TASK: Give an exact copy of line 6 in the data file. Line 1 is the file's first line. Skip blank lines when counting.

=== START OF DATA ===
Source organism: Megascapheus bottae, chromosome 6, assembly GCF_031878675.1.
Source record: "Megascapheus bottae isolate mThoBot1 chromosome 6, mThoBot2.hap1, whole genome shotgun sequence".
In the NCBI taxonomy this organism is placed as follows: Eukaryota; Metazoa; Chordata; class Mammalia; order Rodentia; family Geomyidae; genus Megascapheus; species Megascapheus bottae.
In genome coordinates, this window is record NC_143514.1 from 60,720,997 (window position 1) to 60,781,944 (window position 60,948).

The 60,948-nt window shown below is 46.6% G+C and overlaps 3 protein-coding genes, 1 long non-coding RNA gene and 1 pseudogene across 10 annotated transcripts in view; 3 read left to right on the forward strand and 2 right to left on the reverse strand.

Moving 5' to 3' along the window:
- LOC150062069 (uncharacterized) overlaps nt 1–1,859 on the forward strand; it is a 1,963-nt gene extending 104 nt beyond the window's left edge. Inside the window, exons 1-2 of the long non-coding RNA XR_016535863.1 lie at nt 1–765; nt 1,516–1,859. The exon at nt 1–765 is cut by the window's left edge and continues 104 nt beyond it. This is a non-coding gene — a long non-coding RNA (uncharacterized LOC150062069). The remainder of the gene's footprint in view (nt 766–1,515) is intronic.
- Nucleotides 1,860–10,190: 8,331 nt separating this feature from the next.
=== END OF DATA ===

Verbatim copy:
Moving 5' to 3' along the window: